Permanent hardness of water can be removed by:
(a) Heating
(b) Treating with sodium acetate $(C{H_2}C{O_2}Na)$
(c) Treating with $Ca{\left( {HC{O_3}} \right)_2}$
(d) Treatment with sodium hexametaphosphate $(N{a_6}{P_6}{O_{18}})$

Answer Verified Verified
Hint: Try to recall that permanent hardness of water is due to the presence of soluble chlorides and sulphates of magnesium and calcium. Now by using this you can easily find the most appropriate option for the given question.

Complete step by step answer:
It is known to you that water which does not produce lather with soap readily is called hard water.
Hardness of water is of two types:
1-Temporary hardness (can be removed by boiling)
2-Permanent hardness (cannot be removed by simple boiling).
Permanent hardness of water is due the presence of chlorides and sulphates of calcium and magnesium. This type of hardness is called permanent hardness since it cannot be removed by simply boiling the water.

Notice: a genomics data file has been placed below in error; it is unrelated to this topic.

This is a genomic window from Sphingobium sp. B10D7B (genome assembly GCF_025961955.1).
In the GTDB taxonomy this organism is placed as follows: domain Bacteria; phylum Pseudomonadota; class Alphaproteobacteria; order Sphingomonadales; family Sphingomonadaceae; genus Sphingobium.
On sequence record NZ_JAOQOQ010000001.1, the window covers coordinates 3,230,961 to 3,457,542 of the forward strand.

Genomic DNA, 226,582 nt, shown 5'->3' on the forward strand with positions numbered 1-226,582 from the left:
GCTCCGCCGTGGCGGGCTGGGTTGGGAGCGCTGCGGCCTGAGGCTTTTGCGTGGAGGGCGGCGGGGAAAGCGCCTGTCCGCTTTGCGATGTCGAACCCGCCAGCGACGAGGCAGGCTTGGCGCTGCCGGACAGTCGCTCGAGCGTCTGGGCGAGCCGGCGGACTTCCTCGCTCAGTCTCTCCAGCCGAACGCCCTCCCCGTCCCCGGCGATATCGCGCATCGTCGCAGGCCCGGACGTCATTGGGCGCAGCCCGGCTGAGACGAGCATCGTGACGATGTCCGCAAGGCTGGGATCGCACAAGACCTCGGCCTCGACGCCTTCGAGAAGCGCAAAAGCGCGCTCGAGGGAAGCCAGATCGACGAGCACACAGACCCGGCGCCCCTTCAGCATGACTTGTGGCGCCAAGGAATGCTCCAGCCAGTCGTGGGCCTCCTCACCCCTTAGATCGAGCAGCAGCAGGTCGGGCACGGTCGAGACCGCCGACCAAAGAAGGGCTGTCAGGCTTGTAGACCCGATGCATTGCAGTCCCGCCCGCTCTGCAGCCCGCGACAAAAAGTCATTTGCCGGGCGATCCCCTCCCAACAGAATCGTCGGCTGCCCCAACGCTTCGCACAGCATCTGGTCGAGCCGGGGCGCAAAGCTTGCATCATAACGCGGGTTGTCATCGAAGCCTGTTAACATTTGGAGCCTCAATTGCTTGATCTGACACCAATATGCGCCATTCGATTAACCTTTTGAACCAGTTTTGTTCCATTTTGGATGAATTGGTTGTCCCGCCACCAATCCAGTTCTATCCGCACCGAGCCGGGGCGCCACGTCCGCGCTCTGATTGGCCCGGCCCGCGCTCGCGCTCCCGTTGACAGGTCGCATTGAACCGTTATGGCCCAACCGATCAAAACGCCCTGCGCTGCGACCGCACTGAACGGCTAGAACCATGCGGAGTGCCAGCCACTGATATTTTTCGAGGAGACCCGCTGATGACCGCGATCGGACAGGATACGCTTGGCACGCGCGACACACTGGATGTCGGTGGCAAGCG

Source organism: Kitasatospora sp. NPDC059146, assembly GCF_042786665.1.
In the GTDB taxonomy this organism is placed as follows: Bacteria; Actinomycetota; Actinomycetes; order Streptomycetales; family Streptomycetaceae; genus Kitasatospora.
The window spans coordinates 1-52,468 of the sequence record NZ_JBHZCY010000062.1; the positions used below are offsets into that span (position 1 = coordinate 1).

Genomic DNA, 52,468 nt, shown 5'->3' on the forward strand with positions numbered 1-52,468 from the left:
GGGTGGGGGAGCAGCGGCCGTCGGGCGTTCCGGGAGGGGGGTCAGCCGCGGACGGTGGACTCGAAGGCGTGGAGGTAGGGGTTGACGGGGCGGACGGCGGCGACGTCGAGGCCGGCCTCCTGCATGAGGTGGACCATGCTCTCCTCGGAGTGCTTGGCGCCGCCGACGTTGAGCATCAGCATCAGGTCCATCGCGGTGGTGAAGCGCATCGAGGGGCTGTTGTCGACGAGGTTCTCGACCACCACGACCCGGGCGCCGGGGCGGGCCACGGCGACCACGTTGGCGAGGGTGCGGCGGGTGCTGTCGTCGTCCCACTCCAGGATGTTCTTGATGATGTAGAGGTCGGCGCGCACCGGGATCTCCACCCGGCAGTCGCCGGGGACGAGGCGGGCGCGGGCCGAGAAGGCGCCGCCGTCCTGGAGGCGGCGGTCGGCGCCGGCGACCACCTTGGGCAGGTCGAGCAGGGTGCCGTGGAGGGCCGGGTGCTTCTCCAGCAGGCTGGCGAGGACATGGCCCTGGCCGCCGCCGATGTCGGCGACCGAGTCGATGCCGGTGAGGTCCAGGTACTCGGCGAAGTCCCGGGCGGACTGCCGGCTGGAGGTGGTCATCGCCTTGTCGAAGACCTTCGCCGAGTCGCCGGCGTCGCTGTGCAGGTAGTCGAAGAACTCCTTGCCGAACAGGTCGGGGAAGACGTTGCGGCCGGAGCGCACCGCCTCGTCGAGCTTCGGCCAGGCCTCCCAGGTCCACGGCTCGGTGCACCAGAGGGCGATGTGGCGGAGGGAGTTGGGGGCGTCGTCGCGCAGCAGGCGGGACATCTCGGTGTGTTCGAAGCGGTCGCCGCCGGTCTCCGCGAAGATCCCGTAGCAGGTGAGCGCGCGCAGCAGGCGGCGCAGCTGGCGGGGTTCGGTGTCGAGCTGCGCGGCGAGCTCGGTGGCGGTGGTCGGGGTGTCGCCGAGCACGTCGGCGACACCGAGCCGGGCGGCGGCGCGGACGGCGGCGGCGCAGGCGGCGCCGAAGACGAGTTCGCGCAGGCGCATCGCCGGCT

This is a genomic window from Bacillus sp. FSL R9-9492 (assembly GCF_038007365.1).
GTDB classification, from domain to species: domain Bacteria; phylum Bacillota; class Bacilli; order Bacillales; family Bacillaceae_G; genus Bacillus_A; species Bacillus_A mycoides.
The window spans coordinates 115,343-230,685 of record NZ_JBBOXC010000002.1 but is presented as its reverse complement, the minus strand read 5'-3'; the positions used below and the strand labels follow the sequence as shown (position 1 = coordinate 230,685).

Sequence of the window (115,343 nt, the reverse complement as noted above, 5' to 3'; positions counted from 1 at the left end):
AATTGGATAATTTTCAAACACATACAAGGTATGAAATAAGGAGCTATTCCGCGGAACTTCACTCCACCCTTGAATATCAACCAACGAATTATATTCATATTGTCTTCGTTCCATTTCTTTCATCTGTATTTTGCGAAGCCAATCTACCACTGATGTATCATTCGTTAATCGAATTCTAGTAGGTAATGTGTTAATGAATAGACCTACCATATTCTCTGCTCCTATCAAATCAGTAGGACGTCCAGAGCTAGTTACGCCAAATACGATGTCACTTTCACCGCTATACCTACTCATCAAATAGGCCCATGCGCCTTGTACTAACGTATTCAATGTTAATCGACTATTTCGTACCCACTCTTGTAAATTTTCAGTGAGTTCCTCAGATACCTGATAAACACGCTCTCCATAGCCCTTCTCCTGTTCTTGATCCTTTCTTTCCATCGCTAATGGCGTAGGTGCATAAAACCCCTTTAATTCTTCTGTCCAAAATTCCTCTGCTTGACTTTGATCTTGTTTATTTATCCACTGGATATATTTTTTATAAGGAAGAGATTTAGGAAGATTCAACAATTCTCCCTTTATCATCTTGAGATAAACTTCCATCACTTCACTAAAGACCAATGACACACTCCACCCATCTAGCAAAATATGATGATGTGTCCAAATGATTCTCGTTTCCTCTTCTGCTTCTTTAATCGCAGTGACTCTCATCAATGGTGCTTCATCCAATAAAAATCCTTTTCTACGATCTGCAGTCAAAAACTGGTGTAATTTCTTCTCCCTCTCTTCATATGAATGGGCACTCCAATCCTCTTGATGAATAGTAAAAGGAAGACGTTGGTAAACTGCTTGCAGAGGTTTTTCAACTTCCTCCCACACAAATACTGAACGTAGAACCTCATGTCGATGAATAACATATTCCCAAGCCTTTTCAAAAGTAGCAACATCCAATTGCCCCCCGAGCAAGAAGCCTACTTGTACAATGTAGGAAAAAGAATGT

There are various methods by which permanent hardness of water can be removed but here we will look at the Calgon process.
Calgon process:In this process, $C{a^{2 + }}$ and $M{g^{2 + }}$ present in hard water are removed by the treatment with sodium hexametaphosphate $(N{a_6}{P_6}{O_{18}})$. The trade name of sodium hexametaphosphate is Calgon (which means calcium gone). Therefore, from above we can conclude that option D is the correct option to the given question.

Note: It should be remembered that when Calgon is added to hard water, then $C{a^{2 + }}$ and $M{g^{2 + }}$ present in it combine with sodium hexametaphosphate to form soluble complex of calcium and magnesium salts.
Calgon is also used in synthetic detergents to check the wastage of soap during washing of clothes.